These shakes are beneficial if you feel that you just struggle to get your calories in from solid foods, but don't feel that you have a flaw in your post-workout nutrition. While these shakes will be lower in total calories, they will still provide a high volume of calories that can be downed much easier, allowing you a quick boost to your total calorie needs.


    Weight gainers are an excellent addition to your arsenal if you really struggle with getting your calorie needs in. They provide a quick boost, and do have multiple macro ratio formulas to choose from, allowing you to choose the one that best fits your situation. Keep in mind, however, that these should only be added when your nutrition is already dialled in. If you are struggling on the basics, don't try to add in supplements.

    1. Antonio, J., & Ciccone, V. (2013). The effects of pre versus post workout supplementation of creatine monohydrate on body composition and strength. Journal of the International Society of Sports Nutrition.
  • Whey Protein Isolate vs Concentrate

    When you buy whey protein powders, you are probably looking to pack on some easy protein into your diet, and help reach your goals of building or retaining lean muscle mass.

    But do you know what's in that whey protein powder?

    Whey protein has three main forms: whey protein concentrate, isolate, and hydrolysate. We are going to be comparing the differences between whey protein isolate and concentrate, so that you understand what makes them different.

    Concentrate vs Isolate: What's The Deal?

    You've probably heard of whey protein isolate far more than concentrate, and it is the most important ingredient found in protein powders. While both are mixed in most protein powders, marketing will focus on the isolate side, due to its benefits.

    Whey protein isolate is more expensive that concentrate, due to its higher quality, higher biological value, and higher amount of protein per serving. When comparing the numbers of protein per serving, isolate brings in around 90-98% protein, while whey protein concentrate contains anywhere from 70-85% protein per serving.

    The rest of these servings is made up of fat and lactose. So, as a result of a higher protein percentage, whey protein isolate becomes the more pure option, as it reduces the amount of lactose and fat that is ingested.

    However, the biggest thing that is talked about with whey protein isolate is its absorption abilities.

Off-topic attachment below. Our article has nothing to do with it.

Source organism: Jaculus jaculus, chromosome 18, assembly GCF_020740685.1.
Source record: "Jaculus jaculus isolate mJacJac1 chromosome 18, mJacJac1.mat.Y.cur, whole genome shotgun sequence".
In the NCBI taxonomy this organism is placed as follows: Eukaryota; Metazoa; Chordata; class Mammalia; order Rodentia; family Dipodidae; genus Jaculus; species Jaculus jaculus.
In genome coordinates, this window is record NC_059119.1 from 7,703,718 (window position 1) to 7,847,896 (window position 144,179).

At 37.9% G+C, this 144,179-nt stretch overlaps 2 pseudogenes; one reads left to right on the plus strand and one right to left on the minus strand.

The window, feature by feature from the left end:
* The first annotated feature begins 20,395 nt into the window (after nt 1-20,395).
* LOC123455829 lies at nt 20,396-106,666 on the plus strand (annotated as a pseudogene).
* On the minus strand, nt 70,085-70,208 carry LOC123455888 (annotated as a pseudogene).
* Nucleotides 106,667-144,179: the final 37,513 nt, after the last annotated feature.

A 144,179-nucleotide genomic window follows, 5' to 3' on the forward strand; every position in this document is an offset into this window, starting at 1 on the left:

Isolate is a high quality, fast acting form of protein, and is the best of its kind. It fuels the muscles quicker for exercise, and helps them recover faster after exercise. This helps increase your potential of gaining muscle mass, or preserving lean muscle mass on a cut.

    Studies have shown that elderly individuals can still respond to the anabolic signals that come from protein ingestion, with the proper amino acids1. Because of the high amount of beneficial amino acids found in whey protein powder supplements, they are best known for providing a great jumpstart in protein synthesis, and thus are very effective at helping with the recovery and growth of lean muscle mass.

    Now, while whey protein isolate is superior when it comes to purity and effectiveness, it doesn't beat whey protein concentrate in every category. If you are on a budget, whey protein isolate may not be the best option. This is because it the more expensive of the two, due to its purity.

    It's also important to remember that just because it is more pure, this doesn't mean that it will give you noticeably more size and strength gains than whey protein concentrate would. It just means that there is a slight difference in quality between the two, and isolate just happens to be known for its effectiveness more so than concentrate.

    What Should You Choose?

    If you have the budget, whey protein isolate clearly is the better choice. It does have many more benefits than concentrate, and is the best fast acting protein out there.

    However, if you are tight on money, or just don't think the difference is big enough to have that much of an effect on you, go with whey protein concentrate. It is more cost effective, and it isn't going to leave you weaker or smaller.

    1. Hayes, A., & Cribb, P. J. (2008, January). Effect of whey protein isolate on strength, body composition and muscle hypertrophy during resistance training. Current Opinion in Clinical Nutrition & Metabolic Care, 11(1).